The result shows that transient behavior of centrifugal pump with straight blades mainly comes from the rotation deceleration of impeller and has little to do with the fluid deceleration. Figures 3 and 4 show the theoretical results.

It is seen that the additional theoretical head is of a clear negative impulse phenomena. The influence of the rotation acceleration of impeller (actually a negative value) on theory head is very evident. In this process, the influence of the fluid deceleration on theory head is negligible. Due to declining flow rate, the passing relative velocity in impeller channel is also low. Rotational speed declines faster and the fluid inertia generates a large area backflow region, which causes plenty of hydraulic loss and makes head decline quickly. The decline process of

Table 1. Main geometric paramter of impeller.

Figure 3. Transient heads during shut down.

Figure 4. Total theoretical head during shut down.

static theory head is nearly consistent with that of rotational speed. The decrease head brought by the rotation deceleration mainly comes from initial stage of impeller decelerating, which is likely to relate to too high negative acceleration.

4. Numerical Simulation

4.1. Solving Control

To successfully solve the transient flow during shutting down, the flow domain is divided into two region: dynamic and stationary. The governing equation in the dynamic region are described in the arbitrary Lagrangian and Eulerian way (or the dynamic mesh conservation equations described in the FLUENT User’s Guide), whereas the stationary region is governed by ordinary N-S equation. Different regions are separately discretized, so the non-conformal meshes between two regions are linked by a pair of mesh interfaces described in the FLUENT User’s Guide. The sliding mesh technique is used to accomplish data exchange between rotor and stator.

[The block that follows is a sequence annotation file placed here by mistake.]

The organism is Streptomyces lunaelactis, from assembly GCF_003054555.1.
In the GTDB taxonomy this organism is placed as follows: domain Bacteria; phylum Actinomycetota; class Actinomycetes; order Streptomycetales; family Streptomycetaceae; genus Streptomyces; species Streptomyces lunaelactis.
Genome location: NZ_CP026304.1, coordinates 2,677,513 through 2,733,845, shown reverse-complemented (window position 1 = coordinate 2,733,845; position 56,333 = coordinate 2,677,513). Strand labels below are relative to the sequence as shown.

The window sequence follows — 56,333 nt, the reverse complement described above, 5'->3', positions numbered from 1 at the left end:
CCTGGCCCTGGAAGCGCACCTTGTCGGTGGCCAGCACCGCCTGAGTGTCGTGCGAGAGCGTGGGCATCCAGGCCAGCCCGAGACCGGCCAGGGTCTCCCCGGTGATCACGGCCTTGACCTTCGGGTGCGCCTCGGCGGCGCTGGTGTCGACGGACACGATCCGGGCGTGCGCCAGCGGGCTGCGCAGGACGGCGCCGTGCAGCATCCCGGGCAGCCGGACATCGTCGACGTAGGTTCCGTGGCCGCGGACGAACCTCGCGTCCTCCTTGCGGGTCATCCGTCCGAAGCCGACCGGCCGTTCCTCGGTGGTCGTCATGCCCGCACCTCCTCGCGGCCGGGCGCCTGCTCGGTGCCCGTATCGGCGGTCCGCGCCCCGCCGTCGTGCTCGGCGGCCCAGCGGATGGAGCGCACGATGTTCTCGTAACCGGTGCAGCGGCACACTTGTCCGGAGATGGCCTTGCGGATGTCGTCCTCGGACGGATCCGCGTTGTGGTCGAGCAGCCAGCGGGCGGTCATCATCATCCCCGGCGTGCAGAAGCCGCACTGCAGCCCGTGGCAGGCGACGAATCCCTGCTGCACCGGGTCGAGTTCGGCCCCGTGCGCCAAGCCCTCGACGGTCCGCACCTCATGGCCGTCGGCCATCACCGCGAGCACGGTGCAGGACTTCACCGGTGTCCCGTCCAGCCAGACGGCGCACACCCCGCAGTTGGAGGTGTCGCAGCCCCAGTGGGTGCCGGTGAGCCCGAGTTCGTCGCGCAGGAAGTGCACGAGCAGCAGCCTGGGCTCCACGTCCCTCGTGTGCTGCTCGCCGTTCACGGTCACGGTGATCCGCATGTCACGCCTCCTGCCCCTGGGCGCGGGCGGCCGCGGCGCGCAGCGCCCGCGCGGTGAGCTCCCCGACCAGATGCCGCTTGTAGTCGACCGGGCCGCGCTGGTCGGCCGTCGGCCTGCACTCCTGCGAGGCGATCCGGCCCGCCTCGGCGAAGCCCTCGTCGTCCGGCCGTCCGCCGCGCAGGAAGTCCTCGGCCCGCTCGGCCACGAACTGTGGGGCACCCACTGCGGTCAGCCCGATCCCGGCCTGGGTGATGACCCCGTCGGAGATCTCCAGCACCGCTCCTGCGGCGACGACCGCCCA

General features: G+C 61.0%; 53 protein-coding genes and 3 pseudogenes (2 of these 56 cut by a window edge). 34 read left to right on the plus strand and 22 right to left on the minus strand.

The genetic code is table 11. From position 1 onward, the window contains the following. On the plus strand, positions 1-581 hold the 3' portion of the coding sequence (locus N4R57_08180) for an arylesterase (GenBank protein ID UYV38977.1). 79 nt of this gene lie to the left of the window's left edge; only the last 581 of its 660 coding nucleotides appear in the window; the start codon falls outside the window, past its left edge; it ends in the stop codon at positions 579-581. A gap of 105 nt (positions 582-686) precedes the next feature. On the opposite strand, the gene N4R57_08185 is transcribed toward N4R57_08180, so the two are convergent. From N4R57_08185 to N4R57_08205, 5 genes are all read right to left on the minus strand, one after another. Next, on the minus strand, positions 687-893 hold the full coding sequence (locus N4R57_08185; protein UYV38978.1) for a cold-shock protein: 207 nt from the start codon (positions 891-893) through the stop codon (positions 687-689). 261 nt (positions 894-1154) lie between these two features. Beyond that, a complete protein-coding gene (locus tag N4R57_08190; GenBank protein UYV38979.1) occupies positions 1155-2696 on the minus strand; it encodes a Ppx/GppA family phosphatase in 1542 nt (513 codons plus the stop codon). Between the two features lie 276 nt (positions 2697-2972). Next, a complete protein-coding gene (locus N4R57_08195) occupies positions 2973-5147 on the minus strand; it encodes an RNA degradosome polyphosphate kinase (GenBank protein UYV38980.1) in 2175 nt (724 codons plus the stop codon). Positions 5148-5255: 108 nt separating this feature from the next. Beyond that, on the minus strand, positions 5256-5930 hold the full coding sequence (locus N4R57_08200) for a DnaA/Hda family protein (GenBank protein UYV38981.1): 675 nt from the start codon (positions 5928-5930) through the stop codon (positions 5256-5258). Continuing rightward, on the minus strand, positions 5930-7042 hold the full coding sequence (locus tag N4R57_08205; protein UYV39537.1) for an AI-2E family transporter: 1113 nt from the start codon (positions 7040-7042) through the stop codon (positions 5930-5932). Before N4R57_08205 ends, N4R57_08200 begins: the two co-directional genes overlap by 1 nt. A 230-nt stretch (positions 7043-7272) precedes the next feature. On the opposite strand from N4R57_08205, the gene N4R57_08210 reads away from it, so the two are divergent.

For the flow in the dynamic region, the integral form of the dynamic mesh conservation equations for space, mass, and momentum in an arbitrary control volume V bounded by a closed surface S can be written as


where Q is the conservation variable, F is the convective flux, D is the diffusion term, and Su is the source term of the momentum. They are given in the following expressions:


where ρ is the fluid density, u is the fluid velocity, ub is the boundary velocity of the moving mesh, μ is the dynamic viscosity of the fluid, and p is the pressure of the fluid.

Unsteady flow is calculated by means of CFD software—FLUENT that based on a finite volume method, Yakhoth and Orzag put forward RNG turbulence model in 1986, it is well suited to interior flow of pumps and well disposed for flows of high strain rate and high curve degree. In calculation region, multi-block mesh technology and local mesh refinement technology are used to acquire flow detail, and the total number of grids is 760,000. As is well known, the grid number is not enough for study the some micro flow like in the boundary layer, but is enough for predict the external performance and the basic flow characteristics. Open impeller and pump are shown in Figure 5. Time discretization of transient term adopts one order implicit scheme, space discretization of convection term and diffusion term adopts two order upwind scheme and central difference scheme with second order accuracy, space discretization of source term adopts standard scheme (linearization). The coupling between pressure and speed is accomplished by SIMPLE algorithm in simulations. The con-


Figure 5. Pump model with open impeller. (a) Open impeller; (b) Pump sketch.

vergence criterion is 0.0001. The time step is set to 0.0001 s.

4.2. Boundary Condition

In this paper, time functions of the rotational speed and flow rate would be fit as the boundary condition of numerical simulation. To accomplish precise fitting of the test datum, the sectional fitting is applied.

1) Rotational speed. Time histories of rotational speed are fit by exponential function.


2) Inlet condition. Time histories of flow rate are fit by polynomial function.


3) Outlet condition. The assumption is that flow is fully developed, namely each parameter does not change along flow direction. Outflow condition is applied.